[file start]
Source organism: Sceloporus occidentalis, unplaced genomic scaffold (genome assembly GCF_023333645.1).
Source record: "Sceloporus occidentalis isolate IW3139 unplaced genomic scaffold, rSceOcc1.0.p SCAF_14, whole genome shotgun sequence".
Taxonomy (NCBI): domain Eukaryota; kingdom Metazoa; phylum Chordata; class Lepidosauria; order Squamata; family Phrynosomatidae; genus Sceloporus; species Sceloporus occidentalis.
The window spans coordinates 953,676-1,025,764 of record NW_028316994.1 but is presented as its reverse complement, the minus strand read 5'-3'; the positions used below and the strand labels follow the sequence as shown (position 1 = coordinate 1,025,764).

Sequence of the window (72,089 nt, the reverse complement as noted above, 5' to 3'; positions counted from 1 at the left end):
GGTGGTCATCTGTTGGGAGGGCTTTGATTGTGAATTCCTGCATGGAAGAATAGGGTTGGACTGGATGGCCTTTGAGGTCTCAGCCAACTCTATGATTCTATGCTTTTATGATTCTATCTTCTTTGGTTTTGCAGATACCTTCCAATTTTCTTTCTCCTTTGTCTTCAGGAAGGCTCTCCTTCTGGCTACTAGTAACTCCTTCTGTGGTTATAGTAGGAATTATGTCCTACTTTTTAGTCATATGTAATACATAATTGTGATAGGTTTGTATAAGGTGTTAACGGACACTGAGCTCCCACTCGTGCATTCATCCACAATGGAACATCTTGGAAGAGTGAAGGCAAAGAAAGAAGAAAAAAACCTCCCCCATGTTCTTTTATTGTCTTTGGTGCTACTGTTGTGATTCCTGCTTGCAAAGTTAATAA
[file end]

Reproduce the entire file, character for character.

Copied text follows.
Source organism: Sceloporus occidentalis, unplaced genomic scaffold (genome assembly GCF_023333645.1).
Source record: "Sceloporus occidentalis isolate IW3139 unplaced genomic scaffold, rSceOcc1.0.p SCAF_14, whole genome shotgun sequence".
Taxonomy (NCBI): domain Eukaryota; kingdom Metazoa; phylum Chordata; class Lepidosauria; order Squamata; family Phrynosomatidae; genus Sceloporus; species Sceloporus occidentalis.
The window spans coordinates 953,676-1,025,764 of record NW_028316994.1 but is presented as its reverse complement, the minus strand read 5'-3'; the positions used below and the strand labels follow the sequence as shown (position 1 = coordinate 1,025,764).

Sequence of the window (72,089 nt, the reverse complement as noted above, 5' to 3'; positions counted from 1 at the left end):
GGTGGTCATCTGTTGGGAGGGCTTTGATTGTGAATTCCTGCATGGAAGAATAGGGTTGGACTGGATGGCCTTTGAGGTCTCAGCCAACTCTATGATTCTATGCTTTTATGATTCTATCTTCTTTGGTTTTGCAGATACCTTCCAATTTTCTTTCTCCTTTGTCTTCAGGAAGGCTCTCCTTCTGGCTACTAGTAACTCCTTCTGTGGTTATAGTAGGAATTATGTCCTACTTTTTAGTCATATGTAATACATAATTGTGATAGGTTTGTATAAGGTGTTAACGGACACTGAGCTCCCACTCGTGCATTCATCCACAATGGAACATCTTGGAAGAGTGAAGGCAAAGAAAGAAGAAAAAAACCTCCCCCATGTTCTTTTATTGTCTTTGGTGCTACTGTTGTGATTCCTGCTTGCAAAGTTAATAA